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In my family, I’m the one who usually manages our budget, bills, and investment accounts. I admit; I’m a bit of a money nerd, but I’m sure you wouldn’t expect anything less from someone who has been a financial writer for almost seven years.
My husband actually loves following the market and discussing our goals, investments, and savings with me. However, because of his intense job as a physician in residency, I find that I’ve had to take the lead when it comes to deciding things like which index funds to invest in, whether or not to pay down debt or invest in our IRAs, and more.
However, when it comes to being a woman making 99% of the financial decisions in my family, I’m definitely in the minority. Not many women are the financial leaders in their households, and many lack the confidence to take charge of investments, even though Fidelity’s recent Money Fit Women study showed that 83% of women want to be more involved in their finances within the next year.
The truth is, the skills and natural abilities that women actually have make them excellent investors, and I fully believe that women are more than capable of learning about investing, understanding the lingo, and making amazing financial decisions for their families.
To give more insight, below are the four main reasons why you should let your wife do the investing from now on:
1. Women Are Caretakers and Nurturers
Many people forget that as investors, we are nurturing our future nest egg. Your investments in your future should not be something that should be handled aggressively or erratically. That’s why women are well suited to being excellent investors.
As Chris Havaris, a CPA and CFP®, explains, “Women are ideally suited to handle the family finance and investing decisions. I don’t think it’s so much that women are better at it, as that the traditionally female qualities of caretaking, nurturing, creativity, and patience lend themselves to it beautifully.”
Havaris is right; patience is important. In fact, according to research by the University of California, Davis, “the average turnover rate of common stocks for men is nearly one and a half times that for women. While both men and women reduce their net returns through trading, men do so by 0.94 percentage points more a year than do women.”
To put it another way, women are more patient with their investments and more likely to let their investments sit and grow. Men are more likely to trade their investments more often, which can lead to lower returns overall.
2. Women Are Risk-Averse
As an entrepreneur, I believe it’s important to take calculated risks with my business from time to time. However, when it comes to long term investments, I tend to be like many millennial women who, according to research by BlackRock, are risk averse when it comes to investing. In fact, only 33% of millennial women are willing to take on higher risks for higher returns compared to 61% of millennial men.
Janet Tyler Johnson, a CFP®, sees this with her own clients as well. She says that women “aren’t as interested as their husbands are in trying to hit home runs with their investments but rather focus on their long term success relative to their goals. Also, they are often willing to give up the potential for higher returns in order to take less risk with their investments.”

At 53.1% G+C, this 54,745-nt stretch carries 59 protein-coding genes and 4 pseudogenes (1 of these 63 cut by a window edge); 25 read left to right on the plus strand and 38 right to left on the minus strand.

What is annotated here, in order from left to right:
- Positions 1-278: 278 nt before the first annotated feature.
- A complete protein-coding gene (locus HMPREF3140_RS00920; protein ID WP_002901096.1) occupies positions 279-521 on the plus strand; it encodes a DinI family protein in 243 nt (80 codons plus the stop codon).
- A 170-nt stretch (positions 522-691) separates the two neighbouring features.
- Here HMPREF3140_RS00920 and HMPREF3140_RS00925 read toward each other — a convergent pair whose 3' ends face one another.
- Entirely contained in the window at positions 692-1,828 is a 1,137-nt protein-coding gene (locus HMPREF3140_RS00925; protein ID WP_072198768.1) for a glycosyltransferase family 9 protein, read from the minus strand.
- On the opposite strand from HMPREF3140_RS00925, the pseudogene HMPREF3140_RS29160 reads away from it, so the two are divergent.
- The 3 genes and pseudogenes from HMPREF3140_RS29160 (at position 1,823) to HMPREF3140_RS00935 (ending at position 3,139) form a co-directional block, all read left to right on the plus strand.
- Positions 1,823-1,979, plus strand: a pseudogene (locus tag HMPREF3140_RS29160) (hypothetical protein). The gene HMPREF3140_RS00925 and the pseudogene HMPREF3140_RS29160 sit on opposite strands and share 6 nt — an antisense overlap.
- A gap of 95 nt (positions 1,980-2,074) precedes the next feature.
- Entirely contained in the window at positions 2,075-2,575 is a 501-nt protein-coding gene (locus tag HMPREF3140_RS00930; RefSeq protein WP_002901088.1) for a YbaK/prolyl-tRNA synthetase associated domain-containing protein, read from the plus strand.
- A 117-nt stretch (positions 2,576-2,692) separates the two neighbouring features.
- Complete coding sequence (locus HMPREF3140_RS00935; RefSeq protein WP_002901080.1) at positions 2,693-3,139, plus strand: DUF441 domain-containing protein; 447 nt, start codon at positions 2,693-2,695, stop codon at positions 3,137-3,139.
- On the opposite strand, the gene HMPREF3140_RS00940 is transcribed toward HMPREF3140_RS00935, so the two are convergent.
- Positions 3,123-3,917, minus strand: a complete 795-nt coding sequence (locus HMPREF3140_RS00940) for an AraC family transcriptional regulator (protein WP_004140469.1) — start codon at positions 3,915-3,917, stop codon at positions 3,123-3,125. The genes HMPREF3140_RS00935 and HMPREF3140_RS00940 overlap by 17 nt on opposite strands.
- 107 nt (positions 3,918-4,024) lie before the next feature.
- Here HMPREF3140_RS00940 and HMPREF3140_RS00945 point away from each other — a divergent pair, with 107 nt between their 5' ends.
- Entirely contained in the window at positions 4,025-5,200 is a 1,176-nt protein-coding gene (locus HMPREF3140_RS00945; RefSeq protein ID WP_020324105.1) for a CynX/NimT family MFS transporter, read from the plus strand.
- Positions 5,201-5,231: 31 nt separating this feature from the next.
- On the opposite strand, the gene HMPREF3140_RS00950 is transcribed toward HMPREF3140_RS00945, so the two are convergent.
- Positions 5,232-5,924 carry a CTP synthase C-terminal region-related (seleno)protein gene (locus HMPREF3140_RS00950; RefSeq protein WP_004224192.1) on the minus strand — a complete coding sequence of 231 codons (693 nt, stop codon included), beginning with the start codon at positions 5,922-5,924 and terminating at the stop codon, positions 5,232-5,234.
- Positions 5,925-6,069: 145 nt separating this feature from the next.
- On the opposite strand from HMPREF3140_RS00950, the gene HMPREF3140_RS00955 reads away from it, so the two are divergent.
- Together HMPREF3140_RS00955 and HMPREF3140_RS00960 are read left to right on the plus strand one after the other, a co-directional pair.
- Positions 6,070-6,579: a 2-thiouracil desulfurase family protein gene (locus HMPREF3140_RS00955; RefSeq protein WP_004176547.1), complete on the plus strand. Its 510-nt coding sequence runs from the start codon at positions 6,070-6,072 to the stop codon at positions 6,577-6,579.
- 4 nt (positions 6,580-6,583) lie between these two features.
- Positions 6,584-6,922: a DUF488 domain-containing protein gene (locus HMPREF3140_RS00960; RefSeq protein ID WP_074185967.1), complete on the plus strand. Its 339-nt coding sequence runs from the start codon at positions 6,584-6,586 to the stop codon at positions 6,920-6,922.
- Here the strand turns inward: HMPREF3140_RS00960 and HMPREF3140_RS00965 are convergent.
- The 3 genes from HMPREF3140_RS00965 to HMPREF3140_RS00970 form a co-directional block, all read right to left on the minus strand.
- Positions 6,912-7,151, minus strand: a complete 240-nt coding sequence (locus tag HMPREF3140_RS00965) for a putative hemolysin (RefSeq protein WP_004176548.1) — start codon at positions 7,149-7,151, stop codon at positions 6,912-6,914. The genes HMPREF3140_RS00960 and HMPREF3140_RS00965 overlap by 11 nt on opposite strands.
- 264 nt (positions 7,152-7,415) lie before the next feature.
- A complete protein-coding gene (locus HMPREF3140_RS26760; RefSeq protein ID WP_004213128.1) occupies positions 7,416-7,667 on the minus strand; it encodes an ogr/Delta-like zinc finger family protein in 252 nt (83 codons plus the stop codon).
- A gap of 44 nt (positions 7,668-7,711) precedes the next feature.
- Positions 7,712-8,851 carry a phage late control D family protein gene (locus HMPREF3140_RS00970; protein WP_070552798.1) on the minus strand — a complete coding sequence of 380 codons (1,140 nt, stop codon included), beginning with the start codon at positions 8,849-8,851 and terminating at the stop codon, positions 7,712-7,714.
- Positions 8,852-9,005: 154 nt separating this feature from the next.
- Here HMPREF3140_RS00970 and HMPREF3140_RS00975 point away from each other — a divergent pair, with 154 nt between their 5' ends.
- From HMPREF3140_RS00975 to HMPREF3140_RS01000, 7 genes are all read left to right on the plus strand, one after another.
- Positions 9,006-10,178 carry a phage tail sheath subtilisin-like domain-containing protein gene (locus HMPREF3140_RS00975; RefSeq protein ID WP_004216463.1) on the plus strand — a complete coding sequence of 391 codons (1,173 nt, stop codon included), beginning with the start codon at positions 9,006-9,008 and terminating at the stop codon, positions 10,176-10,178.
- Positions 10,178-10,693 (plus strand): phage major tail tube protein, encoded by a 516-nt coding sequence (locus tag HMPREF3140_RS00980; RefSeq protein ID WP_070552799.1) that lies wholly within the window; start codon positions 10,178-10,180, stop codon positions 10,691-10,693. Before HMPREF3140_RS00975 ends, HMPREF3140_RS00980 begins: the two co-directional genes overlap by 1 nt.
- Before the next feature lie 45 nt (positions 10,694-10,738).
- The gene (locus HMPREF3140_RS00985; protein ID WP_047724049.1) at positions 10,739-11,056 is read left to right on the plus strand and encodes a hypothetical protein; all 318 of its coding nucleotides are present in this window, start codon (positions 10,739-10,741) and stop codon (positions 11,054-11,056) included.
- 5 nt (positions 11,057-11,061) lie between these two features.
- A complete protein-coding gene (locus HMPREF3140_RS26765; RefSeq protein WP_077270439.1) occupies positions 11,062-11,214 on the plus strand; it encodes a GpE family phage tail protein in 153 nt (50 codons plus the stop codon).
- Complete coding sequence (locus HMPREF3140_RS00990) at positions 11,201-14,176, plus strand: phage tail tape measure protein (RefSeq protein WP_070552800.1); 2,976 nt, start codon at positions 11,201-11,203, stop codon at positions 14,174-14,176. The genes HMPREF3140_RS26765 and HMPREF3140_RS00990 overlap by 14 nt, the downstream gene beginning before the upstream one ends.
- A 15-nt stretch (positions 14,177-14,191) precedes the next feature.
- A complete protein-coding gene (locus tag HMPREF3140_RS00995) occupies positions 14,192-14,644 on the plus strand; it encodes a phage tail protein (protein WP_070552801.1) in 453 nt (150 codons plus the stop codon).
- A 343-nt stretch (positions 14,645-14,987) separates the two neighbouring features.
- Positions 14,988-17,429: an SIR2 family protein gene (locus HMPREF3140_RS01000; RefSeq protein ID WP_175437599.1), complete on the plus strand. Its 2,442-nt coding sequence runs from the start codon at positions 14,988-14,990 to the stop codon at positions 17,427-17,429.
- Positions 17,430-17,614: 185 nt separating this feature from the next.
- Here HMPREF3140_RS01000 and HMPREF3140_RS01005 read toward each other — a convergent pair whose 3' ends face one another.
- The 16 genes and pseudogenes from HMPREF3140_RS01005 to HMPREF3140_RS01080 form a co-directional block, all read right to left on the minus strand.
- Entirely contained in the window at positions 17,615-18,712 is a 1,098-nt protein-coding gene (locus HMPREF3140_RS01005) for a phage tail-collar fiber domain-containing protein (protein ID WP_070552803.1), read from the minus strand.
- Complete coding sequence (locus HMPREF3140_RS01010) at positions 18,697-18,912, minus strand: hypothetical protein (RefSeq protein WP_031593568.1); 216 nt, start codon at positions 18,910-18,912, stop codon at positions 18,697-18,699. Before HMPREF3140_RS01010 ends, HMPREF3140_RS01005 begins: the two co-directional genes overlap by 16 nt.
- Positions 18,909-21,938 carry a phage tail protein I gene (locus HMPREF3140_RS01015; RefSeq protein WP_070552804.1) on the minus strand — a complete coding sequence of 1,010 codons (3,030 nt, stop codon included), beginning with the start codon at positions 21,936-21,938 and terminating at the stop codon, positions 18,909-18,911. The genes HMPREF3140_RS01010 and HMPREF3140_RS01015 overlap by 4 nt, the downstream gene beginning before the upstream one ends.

One could argue that couples shouldn’t be overly conservative when it comes to investing, especially when they are young. However, what this data shows is that women could provide a nice balance to men when it comes to making investment decisions as a couple. Women’s focus on long term goals and success could be an asset to many families when doing financial planning.
After all, it’s easy to lose sight of goals during market fluctuations or recessions, but having a long term approach makes those moments less stressful.
3. Women Take the Time to Research
Women make great investors because they do not make rash decisions. Instead, they spend considerable time researching different options to ensure they make the right choice for their families.
Research by LPL Financial explained that women “are assuming more powerful roles in personal and family investing and decision making.” LPL’s white paper went on to say that women “see their investments as a way to protect and support their families…They may take a long time to do research before they settle on a course of action, and often consult with a pool of experts.”
This tendency is absolutely an asset to any couple and could help couples make wise decisions when it comes to investing their hard earned money.
4. Women Live Longer Than Men
According to the Centers for Disease Control and Prevention, women now have a life expectancy of 81.2 years whereas men have a life expectancy of 76.4 years.
It seems a bit morbid, but this is a prime reason why you should let your wife do the investing. It’s important for women to understand investing and investing decisions so they feel comfortable making them for themselves should something happen to their husbands.
Of course, I’m not arguing that you should hand over the investing reigns to your wife and never look at a net worth spreadsheet ever again. However, I am advocating for women because many marriages don’t have a true partnership when it comes to making investing decisions.
Both partners in a marriage should be decision makers, but if your wife is not as involved as she could be, perhaps some of the tips above will convince you that women’s natural tendencies towards research, patience, and being nurturing can make them an asset when it comes to financial planning.
So, if talking about money and retirement isn’t something you normally do with your wife, give it a shot. You might be surprised at how the process can bring the two of you closer together.
Who makes most of the investing decisions in your marriage?
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